Jellyfish: What You Should Know

Jellyfish are also called medusae. They are cnidarians. They are so named because they emit poison when touched. This poison sometimes burns the skin, similar to stinging nettles.

Jellyfish don’t always live as jellyfish. When they are young, they sit firmly on the seabed and are called polyps. Later they detach from the bottom and float in the water, later still they swim around freely. Then they are called jellyfish.

Jellyfish live in the sea and feed on small animals, crustaceans, and larvae of other animals. Larger jellyfish will also eat other jellyfish or even small fish. Jellyfish can distinguish between light and dark. They have special eyes called “flat eyes”. Each of these eyes consists of several sensory cells. This allows them to recognize a light source or a shadow.

A jellyfish’s body consists of an upper part that looks a bit like an umbrella. They move by sucking water into their bodies and then quickly expelling it. It looks like an umbrella that you slowly open and quickly closes again.

The “nettles” are located on the underside. The nettles contain a poison that the jellyfish uses to stun its prey. The venom of some jellyfish can also be dangerous for humans: if you touch them, you feel pain, and the skin itches and turns red. Sometimes you get blisters too. The poison of a few species can even kill you. However, most jellyfish are harmless to humans. In Asia, non-venomous jellyfish are even caught and eaten.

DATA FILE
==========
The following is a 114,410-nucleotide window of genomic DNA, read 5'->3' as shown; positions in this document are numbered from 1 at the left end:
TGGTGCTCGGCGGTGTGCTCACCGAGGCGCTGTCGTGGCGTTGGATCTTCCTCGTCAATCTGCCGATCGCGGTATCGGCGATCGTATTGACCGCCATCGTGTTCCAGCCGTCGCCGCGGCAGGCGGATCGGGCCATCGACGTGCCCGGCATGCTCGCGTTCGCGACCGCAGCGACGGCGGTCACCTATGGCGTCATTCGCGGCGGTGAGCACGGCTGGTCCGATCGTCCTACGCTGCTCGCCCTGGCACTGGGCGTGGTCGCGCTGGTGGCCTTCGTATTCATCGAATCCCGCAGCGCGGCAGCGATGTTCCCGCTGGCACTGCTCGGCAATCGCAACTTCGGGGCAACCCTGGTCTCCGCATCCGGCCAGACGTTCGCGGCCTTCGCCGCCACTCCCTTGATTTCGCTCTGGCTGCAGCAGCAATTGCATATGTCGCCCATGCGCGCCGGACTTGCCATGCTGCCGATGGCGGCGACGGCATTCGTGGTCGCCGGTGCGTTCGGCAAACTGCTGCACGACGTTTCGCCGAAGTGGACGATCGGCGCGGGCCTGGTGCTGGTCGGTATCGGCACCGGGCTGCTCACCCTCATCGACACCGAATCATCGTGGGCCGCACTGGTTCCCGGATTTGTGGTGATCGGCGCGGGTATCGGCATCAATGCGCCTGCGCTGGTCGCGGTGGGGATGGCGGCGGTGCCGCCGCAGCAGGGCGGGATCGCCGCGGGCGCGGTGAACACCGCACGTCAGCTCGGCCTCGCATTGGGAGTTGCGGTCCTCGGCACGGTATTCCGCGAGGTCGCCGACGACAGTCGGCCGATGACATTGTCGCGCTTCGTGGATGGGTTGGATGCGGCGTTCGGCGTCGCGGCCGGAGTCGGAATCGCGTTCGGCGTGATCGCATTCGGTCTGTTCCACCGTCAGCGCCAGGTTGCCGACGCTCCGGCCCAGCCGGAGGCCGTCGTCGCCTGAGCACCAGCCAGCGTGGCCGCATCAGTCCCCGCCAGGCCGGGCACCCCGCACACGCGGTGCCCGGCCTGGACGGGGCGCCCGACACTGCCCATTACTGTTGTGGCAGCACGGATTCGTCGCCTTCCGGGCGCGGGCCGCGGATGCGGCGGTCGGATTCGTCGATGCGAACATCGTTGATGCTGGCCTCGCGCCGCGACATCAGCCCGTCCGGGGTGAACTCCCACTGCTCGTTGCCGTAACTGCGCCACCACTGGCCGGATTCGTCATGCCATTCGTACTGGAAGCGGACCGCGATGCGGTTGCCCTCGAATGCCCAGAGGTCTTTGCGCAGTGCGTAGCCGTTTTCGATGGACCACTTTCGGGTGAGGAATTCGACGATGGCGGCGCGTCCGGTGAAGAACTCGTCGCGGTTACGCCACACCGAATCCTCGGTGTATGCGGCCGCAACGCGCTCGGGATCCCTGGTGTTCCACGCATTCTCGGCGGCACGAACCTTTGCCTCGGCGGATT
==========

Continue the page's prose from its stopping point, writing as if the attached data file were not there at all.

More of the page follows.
How do jellyfish reproduce?

A male and a female jellyfish are required for reproduction. Fertilization occurs in water. This is called sexual reproduction. A small larva develops from a fertilized egg cell. The larva swims to a suitable rock or coral and attaches itself there. In the picture, these are the numbers 1 to 4.

From now on the animal is a polyp. It can make itself a kind of twin and many more siblings that are all exactly the same. Only one polyp is shown in the picture.

In the next suitable season, the polyp stretches and constricts into individual rings. These are pictures 5 to 10. These polyps are only a few millimeters in size.

Figure 11 shows individual rings detaching. Each ring is an independent jellyfish. All of this together is asexual reproduction. Then the whole cycle starts all over again.

Mary Allen

Written by Mary Allen

Hello, I'm Mary! I've cared for many pet species including dogs, cats, guinea pigs, fish, and bearded dragons. I also have ten pets of my own currently. I've written many topics in this space including how-tos, informational articles, care guides, breed guides, and more.

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